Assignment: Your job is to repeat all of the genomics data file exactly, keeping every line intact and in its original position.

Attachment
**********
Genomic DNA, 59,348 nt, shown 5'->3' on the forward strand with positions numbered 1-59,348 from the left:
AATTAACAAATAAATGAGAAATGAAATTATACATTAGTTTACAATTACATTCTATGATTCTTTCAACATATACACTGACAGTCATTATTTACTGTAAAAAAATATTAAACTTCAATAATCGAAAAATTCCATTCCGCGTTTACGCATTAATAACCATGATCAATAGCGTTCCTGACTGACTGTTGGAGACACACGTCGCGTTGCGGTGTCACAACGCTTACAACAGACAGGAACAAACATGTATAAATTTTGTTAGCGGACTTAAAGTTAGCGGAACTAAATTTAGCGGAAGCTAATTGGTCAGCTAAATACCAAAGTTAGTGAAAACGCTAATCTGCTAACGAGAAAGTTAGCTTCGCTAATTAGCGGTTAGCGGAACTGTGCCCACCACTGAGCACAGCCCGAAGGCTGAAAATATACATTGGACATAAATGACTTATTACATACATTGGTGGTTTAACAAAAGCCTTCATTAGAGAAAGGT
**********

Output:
Genomic DNA, 59,348 nt, shown 5'->3' on the forward strand with positions numbered 1-59,348 from the left:
AATTAACAAATAAATGAGAAATGAAATTATACATTAGTTTACAATTACATTCTATGATTCTTTCAACATATACACTGACAGTCATTATTTACTGTAAAAAAATATTAAACTTCAATAATCGAAAAATTCCATTCCGCGTTTACGCATTAATAACCATGATCAATAGCGTTCCTGACTGACTGTTGGAGACACACGTCGCGTTGCGGTGTCACAACGCTTACAACAGACAGGAACAAACATGTATAAATTTTGTTAGCGGACTTAAAGTTAGCGGAACTAAATTTAGCGGAAGCTAATTGGTCAGCTAAATACCAAAGTTAGTGAAAACGCTAATCTGCTAACGAGAAAGTTAGCTTCGCTAATTAGCGGTTAGCGGAACTGTGCCCACCACTGAGCACAGCCCGAAGGCTGAAAATATACATTGGACATAAATGACTTATTACATACATTGGTGGTTTAACAAAAGCCTTCATTAGAGAAAGGT